The first comprehensive reconstruction of an extreme warm period shows the sensitivity of the climate system to changes in carbon dioxide (CO2) levels as well as the strong influence of ocean temperatures, heat transport from equatorial regions, and greenhouse gases on Earth's temperature.
New data allow for more accurate predictions of future climate and improved understanding of today's warming. Past warm periods provide real data on climate change and are natural laboratories for understanding the global climate system.
Scientists examined fossils from 3.3 to 3.0 million years ago, known as the mid-Pliocene warm period. Research was conducted by the Pliocene Research, Interpretation and Synoptic Mapping (PRISM) group, led by the U.S. Geological Survey.
"PRISM's research provides objective, unbiased data for climate modelers to better understand the environment in which we live and for decision makers to make informed adaptation and mitigation strategies that yield the greatest benefits to society and the environment," said Senior Advisor to USGS Global Change Programs Thomas Armstrong. "This is the most comprehensive global reconstruction for any warm period and emphasizes the importance of examining the past state of Earth's climate system to understand the future."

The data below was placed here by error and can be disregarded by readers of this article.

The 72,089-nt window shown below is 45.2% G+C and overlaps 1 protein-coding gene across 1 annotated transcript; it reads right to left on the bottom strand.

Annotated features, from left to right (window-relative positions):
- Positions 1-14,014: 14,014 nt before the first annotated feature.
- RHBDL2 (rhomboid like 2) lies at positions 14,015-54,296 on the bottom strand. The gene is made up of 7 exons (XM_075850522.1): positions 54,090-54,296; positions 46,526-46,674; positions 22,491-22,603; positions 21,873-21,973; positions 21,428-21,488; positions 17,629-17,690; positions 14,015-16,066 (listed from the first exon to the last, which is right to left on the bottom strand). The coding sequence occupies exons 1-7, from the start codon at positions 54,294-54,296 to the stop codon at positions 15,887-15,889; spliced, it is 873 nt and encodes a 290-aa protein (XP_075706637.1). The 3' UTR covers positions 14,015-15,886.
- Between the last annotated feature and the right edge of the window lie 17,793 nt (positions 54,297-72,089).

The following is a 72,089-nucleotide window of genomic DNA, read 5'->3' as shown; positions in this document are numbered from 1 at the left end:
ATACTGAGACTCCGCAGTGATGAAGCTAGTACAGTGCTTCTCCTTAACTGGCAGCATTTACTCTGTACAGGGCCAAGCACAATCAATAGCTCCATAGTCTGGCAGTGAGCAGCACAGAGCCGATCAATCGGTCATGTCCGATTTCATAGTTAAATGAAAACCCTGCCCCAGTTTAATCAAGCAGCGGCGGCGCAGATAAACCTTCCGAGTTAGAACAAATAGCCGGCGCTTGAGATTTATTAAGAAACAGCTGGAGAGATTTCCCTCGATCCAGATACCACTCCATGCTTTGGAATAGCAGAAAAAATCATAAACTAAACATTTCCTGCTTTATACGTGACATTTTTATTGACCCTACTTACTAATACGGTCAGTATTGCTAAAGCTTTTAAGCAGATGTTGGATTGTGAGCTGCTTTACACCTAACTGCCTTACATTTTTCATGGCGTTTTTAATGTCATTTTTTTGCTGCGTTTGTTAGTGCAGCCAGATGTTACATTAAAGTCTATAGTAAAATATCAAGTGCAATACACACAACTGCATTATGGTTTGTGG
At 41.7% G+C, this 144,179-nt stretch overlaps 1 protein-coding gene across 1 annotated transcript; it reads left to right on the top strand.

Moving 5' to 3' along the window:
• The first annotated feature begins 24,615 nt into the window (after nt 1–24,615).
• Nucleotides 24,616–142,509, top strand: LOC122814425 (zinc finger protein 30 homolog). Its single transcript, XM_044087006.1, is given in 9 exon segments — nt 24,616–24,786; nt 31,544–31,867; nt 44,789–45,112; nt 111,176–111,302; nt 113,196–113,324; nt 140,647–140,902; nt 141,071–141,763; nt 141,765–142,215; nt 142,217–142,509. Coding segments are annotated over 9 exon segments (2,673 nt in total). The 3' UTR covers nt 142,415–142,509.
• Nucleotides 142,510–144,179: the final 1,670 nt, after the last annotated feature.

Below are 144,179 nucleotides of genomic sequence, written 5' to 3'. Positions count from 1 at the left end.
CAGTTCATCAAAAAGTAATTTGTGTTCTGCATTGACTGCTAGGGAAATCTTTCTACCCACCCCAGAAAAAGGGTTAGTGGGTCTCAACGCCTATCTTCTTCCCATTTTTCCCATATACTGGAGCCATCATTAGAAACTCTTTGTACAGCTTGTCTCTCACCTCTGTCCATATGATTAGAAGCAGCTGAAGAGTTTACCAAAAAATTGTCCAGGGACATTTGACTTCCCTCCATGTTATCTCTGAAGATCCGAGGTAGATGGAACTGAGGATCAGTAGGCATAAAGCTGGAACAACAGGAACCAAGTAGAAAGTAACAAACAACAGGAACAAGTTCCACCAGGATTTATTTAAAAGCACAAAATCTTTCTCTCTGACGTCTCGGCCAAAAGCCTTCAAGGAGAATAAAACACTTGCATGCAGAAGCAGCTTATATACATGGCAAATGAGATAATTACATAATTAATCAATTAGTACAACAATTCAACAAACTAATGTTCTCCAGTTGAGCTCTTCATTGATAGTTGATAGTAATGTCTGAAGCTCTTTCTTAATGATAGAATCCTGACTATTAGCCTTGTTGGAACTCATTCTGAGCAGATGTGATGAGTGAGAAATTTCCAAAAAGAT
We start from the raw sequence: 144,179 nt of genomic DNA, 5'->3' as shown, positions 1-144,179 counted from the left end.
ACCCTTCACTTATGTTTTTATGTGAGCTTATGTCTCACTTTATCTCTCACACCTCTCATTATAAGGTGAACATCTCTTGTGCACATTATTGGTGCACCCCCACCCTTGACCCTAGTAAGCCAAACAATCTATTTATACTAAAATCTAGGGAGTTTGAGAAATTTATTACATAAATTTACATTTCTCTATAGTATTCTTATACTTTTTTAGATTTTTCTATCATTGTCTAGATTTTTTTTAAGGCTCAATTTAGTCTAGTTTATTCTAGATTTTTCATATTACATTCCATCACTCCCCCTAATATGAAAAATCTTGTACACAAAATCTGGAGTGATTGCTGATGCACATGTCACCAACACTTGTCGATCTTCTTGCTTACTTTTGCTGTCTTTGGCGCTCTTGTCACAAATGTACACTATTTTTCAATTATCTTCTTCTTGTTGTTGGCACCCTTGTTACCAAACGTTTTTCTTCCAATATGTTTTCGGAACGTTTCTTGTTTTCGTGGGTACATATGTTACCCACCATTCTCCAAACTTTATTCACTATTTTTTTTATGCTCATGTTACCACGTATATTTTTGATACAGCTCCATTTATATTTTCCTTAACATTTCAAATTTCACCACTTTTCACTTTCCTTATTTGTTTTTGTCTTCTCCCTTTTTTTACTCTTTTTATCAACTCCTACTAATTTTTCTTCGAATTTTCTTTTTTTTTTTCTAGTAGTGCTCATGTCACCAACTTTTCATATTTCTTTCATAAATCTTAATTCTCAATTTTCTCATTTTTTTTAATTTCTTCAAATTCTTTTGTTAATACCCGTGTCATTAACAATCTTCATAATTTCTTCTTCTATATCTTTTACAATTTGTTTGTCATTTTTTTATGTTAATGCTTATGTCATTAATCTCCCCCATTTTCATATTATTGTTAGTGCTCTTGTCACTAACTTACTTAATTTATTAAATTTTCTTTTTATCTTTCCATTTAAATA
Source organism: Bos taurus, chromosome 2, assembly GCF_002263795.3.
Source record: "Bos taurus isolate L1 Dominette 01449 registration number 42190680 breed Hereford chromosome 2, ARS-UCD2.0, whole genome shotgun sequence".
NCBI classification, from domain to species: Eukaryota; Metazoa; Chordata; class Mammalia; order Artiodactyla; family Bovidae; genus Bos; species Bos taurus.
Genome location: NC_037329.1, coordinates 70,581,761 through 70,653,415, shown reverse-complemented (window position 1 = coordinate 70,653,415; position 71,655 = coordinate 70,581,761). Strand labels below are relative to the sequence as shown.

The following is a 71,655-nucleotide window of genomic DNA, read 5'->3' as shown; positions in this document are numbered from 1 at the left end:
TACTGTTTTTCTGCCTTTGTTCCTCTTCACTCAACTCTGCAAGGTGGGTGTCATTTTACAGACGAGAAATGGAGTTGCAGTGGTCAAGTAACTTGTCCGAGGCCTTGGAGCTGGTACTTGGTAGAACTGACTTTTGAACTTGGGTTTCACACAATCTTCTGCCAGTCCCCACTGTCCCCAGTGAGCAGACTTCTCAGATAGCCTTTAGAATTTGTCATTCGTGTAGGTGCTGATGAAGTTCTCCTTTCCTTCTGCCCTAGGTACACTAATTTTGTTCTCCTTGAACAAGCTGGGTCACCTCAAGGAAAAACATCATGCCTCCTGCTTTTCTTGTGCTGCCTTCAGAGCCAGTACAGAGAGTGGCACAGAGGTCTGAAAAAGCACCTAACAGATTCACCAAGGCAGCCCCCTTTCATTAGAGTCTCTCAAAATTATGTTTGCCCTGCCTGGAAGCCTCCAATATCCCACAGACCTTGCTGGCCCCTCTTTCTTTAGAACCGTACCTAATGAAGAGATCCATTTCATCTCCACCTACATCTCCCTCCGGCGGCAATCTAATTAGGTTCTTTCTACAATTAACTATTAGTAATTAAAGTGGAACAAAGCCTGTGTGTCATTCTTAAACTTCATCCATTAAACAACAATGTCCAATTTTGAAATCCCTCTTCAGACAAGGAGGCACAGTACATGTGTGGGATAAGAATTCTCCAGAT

The mid-Pliocene experienced the most extreme warming over the past 3.3 million years. Global average temperatures were 2.5C (4.5F) greater than today and within the range projected for the 21st century by the Intergovernmental Panel on Climate Change.
"Exploring the mid-Pliocene will further understanding on the role of ocean circulation in a warming world, the impacts of altered storm tracks, polar versus tropical sensitivity, and the impacts of altered atmospheric CO2 and oceanic energy transport systems," said USGS scientist Harry Dowsett, also lead scientist for PRISM. "We used fossils dated to the mid-Pliocene to recons
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United States Geological Survey